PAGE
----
Revision [10020]

This is an old revision of Debianization made by tgp1994 on 2010-10-22 16:22:59.



"Debianization" is my coined term for debianizing, or fully installing & enabling debian versions of DPKG and apt-get on puppy. I don't have any specific reason for doing this, other than research and trying to build puppy up to a debian distro. I have encountered many problems along the way, so if you find one that is not addressed in here, please visit this topic and post about it.

Warning! The actual success of "debianizing" puppy may vary, and I only cover the basic procedure. DO NOT try this on a puppy save that you want to keep, or if you do actually want to try this on a valuable puppy save, then BACK IT UP. You have been warned.

Author's note: At the time I had written this article, puppy 4 was the latest stable distribution. Afaik puppy has since then split off into several distributions using different sources. If you are going through this tutorial for fun, then I'd recommend that you get the latest puppy 4 distribution, which is 431 if I'm not misteaken. Otherwise, proceed at your own risk.

Required Packages

I find it kind of silly that debian has no list whatsoever of required packages to get a bare system running. Here's a list of packages that I have needed while Debianizing my system. Required packages may differ, or I may have forgotten to add one. Go ahead and add it yourself, you'll be benefiting the whole community ;) (To edit, add /edit to the URL bar in your address. Speaking of silly... *AHEM wikka AHEM*)

Package nameDownload linkComments
Debconf-english, or Debconf-i18n
awk (gAwk)DownloadFor this, we'll use gAwk, since Awk is actually a virtual package.
passwdYou will need to do lots of editing in the /etc/shadow file to get this package fully working.
debianutilsDownloadSolves that darn missing tempfile command!
loginDownloadHeh... very cryptic error message from libuuid before I found out that this package was needed :P Of course, according to Debian devs, "This packages comes standard with all debian systems, so we shouldn't have to make it required..." Pfft.
sysvinitDownloadOnce you [technically] correctly install it, it will give you an error saying "init: timeout opening/writing control channel /dev/initctl". I'm assuming that this is because we haven't yet rebooted the computer since starting our debianization, and I'm also assuming that this is no cause for alarm. At least dpkg didn't say so.

The Flow Chart

Go here to see my flow chart. You'll want to follow it from right to left. The packages most-right are the ones you'll want to install first, then move up and to the left.


Starting at the very beginning here, I'm assuming that you have just downloaded the puppy ISO from this link. I myself will be installing it into a blank hard drive in my PC, but whether you are doing the same or installing in a Virtual Machine, the step process is similar.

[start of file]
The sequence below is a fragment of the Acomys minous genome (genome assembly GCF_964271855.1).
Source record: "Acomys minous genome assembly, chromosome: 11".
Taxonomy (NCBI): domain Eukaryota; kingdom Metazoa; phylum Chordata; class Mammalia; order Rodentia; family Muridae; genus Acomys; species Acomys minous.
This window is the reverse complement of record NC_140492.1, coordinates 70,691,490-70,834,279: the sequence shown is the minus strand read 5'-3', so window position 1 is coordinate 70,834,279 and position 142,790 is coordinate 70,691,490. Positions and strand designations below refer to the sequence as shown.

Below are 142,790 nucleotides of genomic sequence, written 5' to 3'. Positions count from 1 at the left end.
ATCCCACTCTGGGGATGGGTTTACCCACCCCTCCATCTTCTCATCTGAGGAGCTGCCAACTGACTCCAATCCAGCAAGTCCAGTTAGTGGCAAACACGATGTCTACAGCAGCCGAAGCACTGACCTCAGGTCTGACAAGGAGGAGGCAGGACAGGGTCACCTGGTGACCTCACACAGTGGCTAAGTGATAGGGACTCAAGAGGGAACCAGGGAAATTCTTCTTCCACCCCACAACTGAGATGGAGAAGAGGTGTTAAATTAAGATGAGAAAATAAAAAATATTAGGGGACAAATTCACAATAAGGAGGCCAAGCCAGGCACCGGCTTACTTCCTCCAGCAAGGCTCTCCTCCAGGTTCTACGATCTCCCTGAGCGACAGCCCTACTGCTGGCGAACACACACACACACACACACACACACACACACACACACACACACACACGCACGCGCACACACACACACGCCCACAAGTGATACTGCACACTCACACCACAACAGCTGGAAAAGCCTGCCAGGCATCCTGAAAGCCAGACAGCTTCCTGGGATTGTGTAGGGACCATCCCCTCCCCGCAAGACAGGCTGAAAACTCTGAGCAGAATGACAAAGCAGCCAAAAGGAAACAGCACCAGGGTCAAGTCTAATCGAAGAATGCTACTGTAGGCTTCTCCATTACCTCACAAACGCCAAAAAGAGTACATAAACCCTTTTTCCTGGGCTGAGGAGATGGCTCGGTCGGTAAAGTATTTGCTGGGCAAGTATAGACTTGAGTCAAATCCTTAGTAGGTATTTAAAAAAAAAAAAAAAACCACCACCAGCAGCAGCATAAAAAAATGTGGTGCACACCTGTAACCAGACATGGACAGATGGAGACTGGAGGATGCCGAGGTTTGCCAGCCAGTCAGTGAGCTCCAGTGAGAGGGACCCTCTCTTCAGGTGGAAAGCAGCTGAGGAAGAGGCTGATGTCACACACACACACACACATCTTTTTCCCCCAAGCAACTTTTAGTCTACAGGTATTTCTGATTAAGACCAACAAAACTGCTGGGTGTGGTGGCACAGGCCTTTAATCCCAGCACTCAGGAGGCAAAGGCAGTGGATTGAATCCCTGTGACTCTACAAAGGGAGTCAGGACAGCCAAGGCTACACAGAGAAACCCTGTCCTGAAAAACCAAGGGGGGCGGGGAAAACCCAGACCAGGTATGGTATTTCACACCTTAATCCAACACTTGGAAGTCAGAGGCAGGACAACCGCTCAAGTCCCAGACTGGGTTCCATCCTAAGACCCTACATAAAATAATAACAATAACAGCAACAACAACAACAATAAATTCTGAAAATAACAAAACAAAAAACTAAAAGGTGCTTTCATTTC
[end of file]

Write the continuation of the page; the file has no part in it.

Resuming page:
NOTE: I know that installing puppy to the hard drive defeats the general purpose of puppy, but as far as my knowledge of how puppy works goes, it will be the only way for this to work.

1. Install/Boot puppy
1a. Burn to a CD (Preferably RW, so you can "re-write" it when another puppy distro comes out.)
1b. Follow this VERY useful full hd installation guide, all the way up to the point where you have booted from the hard drive.

2. Go to Menu> Setup> Wizard Wizard, then click Connect to Internet or Intranet...
2a. For most of you, you should click Internet by network or wireless LAN...
2b. The rest of the network setup should be self explanitory.
3. Using the above list, (and my soon-to-be-included flowchart,) download all of the packages.

4. Follow these steps to install dpkg:
4a. First make sure you have dpkg-deb installed;
4I. Click on install on the desktop
4II. Click on the "Run the puppy package manager" button
4III. Search for dpkg and install the first and only result that comes up.
4b. After that you will never have to go through step 4a again. Now all you have to type is dpkg-deb -x [.deb file]. Ensure that you are in the root of your hard drive, since the files in the .deb archive mirror that of the root of your hard drive.
4c. Search for and download DPKG for lenny on debian's package site, then run dpkg-deb -x /dpkg.deb (Assuming you saved it as dpkg.deb when you downloaded it.)
4d. Now type dpkg to ensure it installed correctly.

5. You may now install the other packages. This can be done by dpkg -i (packagename). Unlike the previous command, these packages do not have to be at the root of your hard drive, since dpkg will automatically install them as so.
5a. Eventually you will reach a point where libc6 and libgcc1 will loop-depend on each other, meaning that one asks the other to be installed first, so you will want to run dpkg -i --force-all libgcc1.deb. This should automatically install libgcc1 and libc6. However, when it tries to install libc6, busybox will interrupt saying init is the parent of all processes. Cool story, brah.
5b. Navigate to /var/lib/dpkg/info and edit libc6.postinst. Go to line 367, and comment out all lines from that to line 371. That portion should like this when you are finished:
		#if [ "$(stat -c %d/%i /)" = "$(stat -Lc %d/%i /proc/1/root 2>/dev/null)" ]; then
			# the devicenumber/inode pair of / is the same as that of /sbin/init's
			# root, so we're *not* in a chroot
			#(init u ; sleep 1)